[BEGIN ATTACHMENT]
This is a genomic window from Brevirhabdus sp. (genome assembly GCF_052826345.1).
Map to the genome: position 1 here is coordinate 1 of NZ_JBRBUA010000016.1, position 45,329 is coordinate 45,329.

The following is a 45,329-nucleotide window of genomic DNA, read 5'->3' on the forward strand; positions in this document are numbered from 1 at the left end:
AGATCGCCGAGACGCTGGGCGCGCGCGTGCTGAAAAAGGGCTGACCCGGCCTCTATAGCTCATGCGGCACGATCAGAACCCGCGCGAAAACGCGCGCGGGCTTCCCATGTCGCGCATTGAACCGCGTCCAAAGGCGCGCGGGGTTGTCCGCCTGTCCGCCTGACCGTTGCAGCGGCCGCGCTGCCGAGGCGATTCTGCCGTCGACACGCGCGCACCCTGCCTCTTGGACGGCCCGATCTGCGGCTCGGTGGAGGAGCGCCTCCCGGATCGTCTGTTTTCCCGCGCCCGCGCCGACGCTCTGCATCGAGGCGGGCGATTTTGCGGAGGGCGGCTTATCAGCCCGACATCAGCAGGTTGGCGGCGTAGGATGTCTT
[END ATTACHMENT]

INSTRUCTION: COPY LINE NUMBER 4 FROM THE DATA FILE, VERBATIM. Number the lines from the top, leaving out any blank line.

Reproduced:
AGATCGCCGAGACGCTGGGCGCGCGCGTGCTGAAAAAGGGCTGACCCGGCCTCTATAGCTCATGCGGCACGATCAGAACCCGCGCGAAAACGCGCGCGGGCTTCCCATGTCGCGCATTGAACCGCGTCCAAAGGCGCGCGGGGTTGTCCGCCTGTCCGCCTGACCGTTGCAGCGGCCGCGCTGCCGAGGCGATTCTGCCGTCGACACGCGCGCACCCTGCCTCTTGGACGGCCCGATCTGCGGCTCGGTGGAGGAGCGCCTCCCGGATCGTCTGTTTTCCCGCGCCCGCGCCGACGCTCTGCATCGAGGCGGGCGATTTTGCGGAGGGCGGCTTATCAGCCCGACATCAGCAGGTTGGCGGCGTAGGATGTCTT